Tackle a Local Welfare with Children | Chiaki Fujino | TEDxAnjo

Tackle a Local Welfare with Children | Chiaki Fujino | TEDxAnjo


Translator: Risa Horiuchi
Reviewer: Tanya Cushman Hello everyone. (Audience) Hello. Until last March, I worked for
the Jonancho Association in Anjo city. I was the chair for 13 years. Really, 13 years! Do you think that’s a long time? Or do you think that I’m just peculiar? Does someone have a question?
I see you there. Well, we know each other. So later? (Laughter) By the way, this conference is located in the area of the Jonancho Association. It is wonderful to be presenting here,
in my own neighborhood. I am very grateful. What does a community association do? A community association
is a residential organization in Japan. Residents manage the activities. It is there that people connect and build communities through preserving traditions,
cultural activities and festivities. When I first joined the association, I worked as the elementary school patrol. This will be my 14th year. That’s so long, isn’t it? 14 years! And then the students
I used to watch over became adults who greet me around town. They stop and chat with me
from time to time. In Jonancho, residents
struggling with various problems come to the association
for help and counsel. So we, as members of the association,
take it into our own hands and help them by offering support
and solutions to their problems. I get phone calls at my house
from visually impaired people asking for help with daily tasks
such as taking out the garbage. There are isolated elderly people who live on their own
and have become withdrawn. We visit their homes, talk with them, listen to them,
and offer solutions to their problems. There are also people
with dementia in town. We see them walking around. They may be just walking. Or maybe they are wandering. So we walk beside them. Then we walk them back home. I believe that community associations need to provide services such as these. Before I joined, the association
didn’t handle such problems. When I became chairman of the association, I didn’t think of doing this kind of work. So I didn’t handle these problems. Before I became a chairman,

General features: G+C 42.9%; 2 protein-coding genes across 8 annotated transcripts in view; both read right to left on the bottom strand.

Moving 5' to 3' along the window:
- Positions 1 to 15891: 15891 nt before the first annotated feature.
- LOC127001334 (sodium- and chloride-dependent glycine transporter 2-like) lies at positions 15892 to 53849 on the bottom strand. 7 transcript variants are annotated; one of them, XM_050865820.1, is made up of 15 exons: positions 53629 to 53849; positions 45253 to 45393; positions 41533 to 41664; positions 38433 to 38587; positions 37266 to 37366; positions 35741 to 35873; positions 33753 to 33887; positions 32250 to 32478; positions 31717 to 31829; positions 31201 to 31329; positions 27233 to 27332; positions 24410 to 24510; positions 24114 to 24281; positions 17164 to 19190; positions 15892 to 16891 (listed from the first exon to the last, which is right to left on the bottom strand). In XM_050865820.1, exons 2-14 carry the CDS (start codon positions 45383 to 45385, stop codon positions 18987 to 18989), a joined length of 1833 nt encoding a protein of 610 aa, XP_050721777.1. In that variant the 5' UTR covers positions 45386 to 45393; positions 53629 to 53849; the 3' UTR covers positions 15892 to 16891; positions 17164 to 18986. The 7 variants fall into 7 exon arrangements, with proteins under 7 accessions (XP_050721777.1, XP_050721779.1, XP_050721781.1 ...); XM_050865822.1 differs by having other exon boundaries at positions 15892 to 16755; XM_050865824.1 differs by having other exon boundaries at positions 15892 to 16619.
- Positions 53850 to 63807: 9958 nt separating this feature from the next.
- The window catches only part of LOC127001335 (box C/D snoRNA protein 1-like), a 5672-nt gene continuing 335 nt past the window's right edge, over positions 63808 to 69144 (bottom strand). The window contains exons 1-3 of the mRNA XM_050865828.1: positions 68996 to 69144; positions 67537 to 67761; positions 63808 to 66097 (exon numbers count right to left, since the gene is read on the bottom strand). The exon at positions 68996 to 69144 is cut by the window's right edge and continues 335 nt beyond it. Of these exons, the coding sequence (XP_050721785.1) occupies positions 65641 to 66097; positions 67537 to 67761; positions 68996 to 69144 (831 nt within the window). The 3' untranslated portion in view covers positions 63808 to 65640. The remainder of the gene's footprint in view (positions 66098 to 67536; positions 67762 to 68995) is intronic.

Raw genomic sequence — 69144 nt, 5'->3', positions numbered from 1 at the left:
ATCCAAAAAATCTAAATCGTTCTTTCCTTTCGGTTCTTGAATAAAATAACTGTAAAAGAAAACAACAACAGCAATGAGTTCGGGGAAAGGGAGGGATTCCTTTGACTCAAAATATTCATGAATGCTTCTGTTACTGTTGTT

I had a retirement dream. It was to drive all
around Japan with my wife. Then 10 years passed. I hadn’t been able to go. You see, my car broke down after 10 years. Then six more years passed. Yet, I still haven’t gone
on that road trip. And now, I will be 76 years old. At my age, I can’t just get in my car
and go driving around Japan now that my body is worn out and too weak, with age getting the better of me. So I became interested in working
with the social services in town. The first problem I struggled with
was in October 2006. In our neighborhood, a 60-year old man
had died alone in his home. No one found out for eight days. I was really shocked to hear about this. Because as the chairman,
I knew that this man was very ill, and I had specifically asked
his neighbors to watch over him, and I was also keeping an eye on him. Despite all this, he died alone. Deep down, I felt
that I let him die alone. I felt that very strongly. Then I thought about how to prevent
such deaths from happening again. I thought long and hard about this, but I struggled to find any solutions. By any chance, are there very old people
living in your neighborhoods? Well, most of you are quite young. You may not know many elderly people. I wonder, what would you do in my place? In 2007, I spoke to Ms. Ryoko Yoshimura from
the Anjo City Social Welfare Committee. She recommended that we create
a community care map. So we followed her advice. Now, this community care map divided the neighborhood into blocks, creating numerous blocks on the map. Residents with different challenges
live on each block. Some have dementia;
others are physically disabled. There are also residents who live alone. We tag that information to the map. Then, when we get together,
we use the map for reference and discuss how to address
each concern, one at a time. We have been tackling social issues
in our community in this way. Since we created this community care map, the residents have seen
that we’ll go the extra mile to help them. They’ve found this reassuring, and they now come directly to us